Legendary saxophonist and longtime University of New Orleans jazz studies faculty member Harold Battiste Jr. died on June 19 at the age of 83. Battiste, a New Orleans native who also made his name as an influential pianist, producer and arranger, was an original member of the jazz studies faculty, under the direction of founder Ellis Marsalis. Battiste was a fixture on the Lakefront campus, teaching at UNO from 1989 to 2006.
"As a colleague at the University of New Orleans since the early 90s, I was exposed to the wisdom and musical genius of Harold Battiste," said Steve Masakowski, professor of music and the Coca-Cola Endowed Chair of Jazz Studies. "I have always considered him to be a mentor and a musical inspiration. He served as a father figure to many of the young musicians that came through the jazz studies program, offering them timeless life lessons. His contribution of 'The Silverbook,' which documents the music of the New Orleans modern jazz masters of his era, continues to be a valued resource for our music program. Harold Battiste was an extraordinary musician, composer and educator whose name will be recognized among the great contributors to New Orleans music."
Battiste's internationally-recognized career also included founding the first African-American musician-owned record label, All for One, commonly known as AFO Records. The record label, founded in 1961, produced a million-selling hit single, Barbara George's "I Know (You Don't Love Me No More)" within the first few months.
Battiste also produced recordings by Sam Cooke, including "You Send Me," Battiste's first studio arrangement, cut in 1957. Throughout his long and illustrious musical career, he served as a producer and arranger for studio, film, stage and television. Highlights include Joe Jones' "You Talk Too Much," Lee Dorsey's "Ya Ya," and Sonny and Cher's "I Got You Babe." Battiste introduced artist Mac Rebennack as Dr. John and produced his earliest albums.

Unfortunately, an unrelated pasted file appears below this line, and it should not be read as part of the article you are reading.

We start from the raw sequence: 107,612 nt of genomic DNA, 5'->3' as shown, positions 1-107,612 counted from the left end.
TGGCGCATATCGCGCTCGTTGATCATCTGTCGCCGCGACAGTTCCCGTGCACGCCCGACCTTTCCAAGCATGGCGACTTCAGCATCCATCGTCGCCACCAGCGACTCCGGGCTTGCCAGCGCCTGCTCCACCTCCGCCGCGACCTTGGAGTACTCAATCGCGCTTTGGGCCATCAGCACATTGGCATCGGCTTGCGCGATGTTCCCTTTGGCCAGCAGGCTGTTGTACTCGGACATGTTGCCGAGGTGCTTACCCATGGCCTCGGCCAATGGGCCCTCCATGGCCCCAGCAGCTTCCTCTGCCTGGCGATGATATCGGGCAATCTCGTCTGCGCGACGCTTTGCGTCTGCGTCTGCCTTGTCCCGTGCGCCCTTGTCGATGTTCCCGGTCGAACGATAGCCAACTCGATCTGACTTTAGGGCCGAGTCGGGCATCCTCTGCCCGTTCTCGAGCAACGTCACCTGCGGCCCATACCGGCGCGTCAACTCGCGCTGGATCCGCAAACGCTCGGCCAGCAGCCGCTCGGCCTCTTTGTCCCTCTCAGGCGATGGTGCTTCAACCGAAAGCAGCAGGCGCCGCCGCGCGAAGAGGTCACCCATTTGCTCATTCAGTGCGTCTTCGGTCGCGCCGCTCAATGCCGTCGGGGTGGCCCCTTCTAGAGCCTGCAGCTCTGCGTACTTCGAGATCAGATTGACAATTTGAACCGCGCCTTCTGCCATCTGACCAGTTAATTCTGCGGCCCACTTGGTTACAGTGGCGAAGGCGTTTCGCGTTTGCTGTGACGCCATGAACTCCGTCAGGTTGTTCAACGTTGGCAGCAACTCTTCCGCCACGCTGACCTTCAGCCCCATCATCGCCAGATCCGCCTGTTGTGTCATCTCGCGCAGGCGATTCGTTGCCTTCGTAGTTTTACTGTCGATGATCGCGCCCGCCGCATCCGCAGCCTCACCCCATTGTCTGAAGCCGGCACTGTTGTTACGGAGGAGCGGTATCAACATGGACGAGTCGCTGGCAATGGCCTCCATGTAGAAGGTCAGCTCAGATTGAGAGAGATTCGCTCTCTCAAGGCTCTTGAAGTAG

Battiste spent 30 years in Los Angeles, including 15 years working for Sonny and Cher, earning six gold records and serving as musical director for their TV series, "The Sonny and Cher Show." Battiste also accompanied musician Tom Waits on piano for top hits "Whistlin' Past The Graveyard" and "A Sweet Little Bullet from a Pretty Blue Gun," both of which were recorded on Waits' Blue Valentine album, released in 1978.
Battiste, who graduated from Dillard University, established the AFO Foundation, described as a nonprofit service and educational organization "dedicated to recognizing, perpetuating and documenting the heritage of New Orleans music and the people who make the music."
Battiste served as a board member of the Congo Square Cultural Collective, the Louisiana State Music Commission, New Orleans Jazz and Heritage Foundation, Louisiana Jazz Federation, the African Cultural Endowment and numerous other cultural organizations. He received the Beaux Arts Award, the Mayor's Arts Award, the Governor's Arts Lifetime Achievement Award and many others. In 2010 the Historic New Orleans Collection published his autobiography "Unfinished Blues," co-authored by UNO alumna Karen Celestan.
Battiste's funeral will be held on Thursday, June 25, at 10 a.m. in the Christian Unity Baptist Church, 1700 Conti St. in New Orleans.